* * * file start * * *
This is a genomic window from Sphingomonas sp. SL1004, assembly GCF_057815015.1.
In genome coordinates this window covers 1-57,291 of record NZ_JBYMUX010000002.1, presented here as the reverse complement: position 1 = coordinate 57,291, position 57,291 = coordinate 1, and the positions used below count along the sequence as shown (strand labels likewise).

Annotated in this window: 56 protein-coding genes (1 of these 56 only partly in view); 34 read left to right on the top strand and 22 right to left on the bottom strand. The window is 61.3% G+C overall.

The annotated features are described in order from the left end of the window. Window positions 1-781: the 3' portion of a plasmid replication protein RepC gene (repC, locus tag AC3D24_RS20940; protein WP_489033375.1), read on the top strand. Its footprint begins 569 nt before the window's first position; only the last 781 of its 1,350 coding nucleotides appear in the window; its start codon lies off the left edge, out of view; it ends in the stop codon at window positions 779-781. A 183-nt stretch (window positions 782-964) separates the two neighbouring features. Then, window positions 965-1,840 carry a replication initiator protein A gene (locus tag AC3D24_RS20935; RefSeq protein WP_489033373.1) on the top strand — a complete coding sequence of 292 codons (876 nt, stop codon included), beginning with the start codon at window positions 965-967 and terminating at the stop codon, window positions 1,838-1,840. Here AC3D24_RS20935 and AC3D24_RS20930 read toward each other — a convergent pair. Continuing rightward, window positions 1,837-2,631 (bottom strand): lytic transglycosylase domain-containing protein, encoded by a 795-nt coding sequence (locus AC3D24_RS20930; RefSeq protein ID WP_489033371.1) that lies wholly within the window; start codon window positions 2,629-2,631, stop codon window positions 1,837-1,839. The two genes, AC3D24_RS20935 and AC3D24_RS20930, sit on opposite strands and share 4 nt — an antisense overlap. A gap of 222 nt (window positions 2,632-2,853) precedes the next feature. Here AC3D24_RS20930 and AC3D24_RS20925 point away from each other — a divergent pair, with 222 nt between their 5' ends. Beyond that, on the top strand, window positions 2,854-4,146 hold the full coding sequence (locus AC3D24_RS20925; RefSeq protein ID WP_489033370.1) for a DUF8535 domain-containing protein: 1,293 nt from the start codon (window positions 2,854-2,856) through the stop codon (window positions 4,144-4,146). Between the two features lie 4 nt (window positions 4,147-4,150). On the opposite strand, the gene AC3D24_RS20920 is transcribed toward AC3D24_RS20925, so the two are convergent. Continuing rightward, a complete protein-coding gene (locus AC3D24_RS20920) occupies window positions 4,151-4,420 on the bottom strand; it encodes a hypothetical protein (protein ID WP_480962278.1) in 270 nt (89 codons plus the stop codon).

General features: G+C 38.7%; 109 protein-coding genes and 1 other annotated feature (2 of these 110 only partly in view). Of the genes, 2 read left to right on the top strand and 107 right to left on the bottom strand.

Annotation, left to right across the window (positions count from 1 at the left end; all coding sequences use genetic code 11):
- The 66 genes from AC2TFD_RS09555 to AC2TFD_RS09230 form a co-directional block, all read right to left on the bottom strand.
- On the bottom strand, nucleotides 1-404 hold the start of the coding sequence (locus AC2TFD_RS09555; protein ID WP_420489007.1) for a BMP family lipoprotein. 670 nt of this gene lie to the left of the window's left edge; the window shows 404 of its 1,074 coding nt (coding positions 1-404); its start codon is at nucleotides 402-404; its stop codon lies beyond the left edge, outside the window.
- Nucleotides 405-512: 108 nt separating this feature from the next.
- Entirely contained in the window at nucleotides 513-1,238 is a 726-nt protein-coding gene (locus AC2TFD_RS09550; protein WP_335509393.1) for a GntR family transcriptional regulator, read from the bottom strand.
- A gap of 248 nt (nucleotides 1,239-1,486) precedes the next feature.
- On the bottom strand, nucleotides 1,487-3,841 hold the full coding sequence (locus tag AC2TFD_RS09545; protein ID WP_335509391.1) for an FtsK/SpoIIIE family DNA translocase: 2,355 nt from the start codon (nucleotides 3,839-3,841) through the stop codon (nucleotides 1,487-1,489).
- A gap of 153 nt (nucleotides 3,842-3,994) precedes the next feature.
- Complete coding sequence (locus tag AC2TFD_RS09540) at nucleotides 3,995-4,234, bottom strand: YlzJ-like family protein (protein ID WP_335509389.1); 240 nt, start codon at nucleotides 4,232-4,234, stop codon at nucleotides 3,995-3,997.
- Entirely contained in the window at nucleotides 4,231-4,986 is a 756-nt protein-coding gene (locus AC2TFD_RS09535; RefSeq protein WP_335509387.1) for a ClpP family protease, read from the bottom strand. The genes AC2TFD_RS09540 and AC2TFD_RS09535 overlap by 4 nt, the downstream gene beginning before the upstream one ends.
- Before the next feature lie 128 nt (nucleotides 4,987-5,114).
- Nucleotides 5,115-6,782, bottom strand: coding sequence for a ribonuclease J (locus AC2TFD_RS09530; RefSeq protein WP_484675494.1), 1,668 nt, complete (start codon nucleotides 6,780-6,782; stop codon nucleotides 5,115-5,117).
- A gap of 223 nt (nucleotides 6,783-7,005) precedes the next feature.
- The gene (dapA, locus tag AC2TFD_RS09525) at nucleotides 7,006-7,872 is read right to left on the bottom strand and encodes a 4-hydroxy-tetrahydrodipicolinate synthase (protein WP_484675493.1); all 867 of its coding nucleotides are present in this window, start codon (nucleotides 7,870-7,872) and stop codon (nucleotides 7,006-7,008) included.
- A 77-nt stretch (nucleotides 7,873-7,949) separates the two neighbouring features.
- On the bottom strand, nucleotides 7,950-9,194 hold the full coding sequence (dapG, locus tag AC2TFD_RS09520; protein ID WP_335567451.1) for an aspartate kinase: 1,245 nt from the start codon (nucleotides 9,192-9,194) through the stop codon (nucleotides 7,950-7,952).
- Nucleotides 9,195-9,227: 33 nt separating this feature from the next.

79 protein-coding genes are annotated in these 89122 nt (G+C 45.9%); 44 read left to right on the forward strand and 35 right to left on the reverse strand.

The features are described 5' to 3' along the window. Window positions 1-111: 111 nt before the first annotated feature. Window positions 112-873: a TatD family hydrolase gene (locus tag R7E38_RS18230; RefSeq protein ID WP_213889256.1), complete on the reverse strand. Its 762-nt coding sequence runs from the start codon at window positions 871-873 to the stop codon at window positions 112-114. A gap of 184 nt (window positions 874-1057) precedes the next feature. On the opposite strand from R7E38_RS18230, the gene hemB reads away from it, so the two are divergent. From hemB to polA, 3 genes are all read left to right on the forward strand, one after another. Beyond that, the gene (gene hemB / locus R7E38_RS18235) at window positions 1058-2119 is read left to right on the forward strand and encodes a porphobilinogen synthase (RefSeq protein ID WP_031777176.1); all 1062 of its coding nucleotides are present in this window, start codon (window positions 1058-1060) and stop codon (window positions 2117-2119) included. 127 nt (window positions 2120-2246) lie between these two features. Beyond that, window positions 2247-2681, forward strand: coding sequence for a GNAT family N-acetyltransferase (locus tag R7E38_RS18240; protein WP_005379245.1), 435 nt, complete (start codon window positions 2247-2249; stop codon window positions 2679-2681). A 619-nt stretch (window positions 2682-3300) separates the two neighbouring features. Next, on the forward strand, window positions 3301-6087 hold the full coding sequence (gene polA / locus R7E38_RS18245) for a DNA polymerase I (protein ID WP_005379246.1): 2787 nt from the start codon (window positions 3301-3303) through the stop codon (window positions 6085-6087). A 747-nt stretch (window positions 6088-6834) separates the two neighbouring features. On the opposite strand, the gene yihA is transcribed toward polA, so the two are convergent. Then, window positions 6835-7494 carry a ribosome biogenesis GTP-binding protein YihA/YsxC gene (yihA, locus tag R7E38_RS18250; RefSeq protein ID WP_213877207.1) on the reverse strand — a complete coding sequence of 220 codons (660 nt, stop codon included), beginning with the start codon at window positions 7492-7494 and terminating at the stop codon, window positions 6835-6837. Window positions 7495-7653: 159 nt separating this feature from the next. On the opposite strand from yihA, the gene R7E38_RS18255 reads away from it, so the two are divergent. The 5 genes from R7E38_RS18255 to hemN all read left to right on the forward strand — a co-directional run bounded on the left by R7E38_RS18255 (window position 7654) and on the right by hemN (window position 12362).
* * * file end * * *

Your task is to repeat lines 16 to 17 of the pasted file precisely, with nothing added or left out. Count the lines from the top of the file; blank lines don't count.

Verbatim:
- Before the next feature lie 128 nt (nucleotides 4,987-5,114).
- Nucleotides 5,115-6,782, bottom strand: coding sequence for a ribonuclease J (locus AC2TFD_RS09530; RefSeq protein WP_484675494.1), 1,668 nt, complete (start codon nucleotides 6,780-6,782; stop codon nucleotides 5,115-5,117).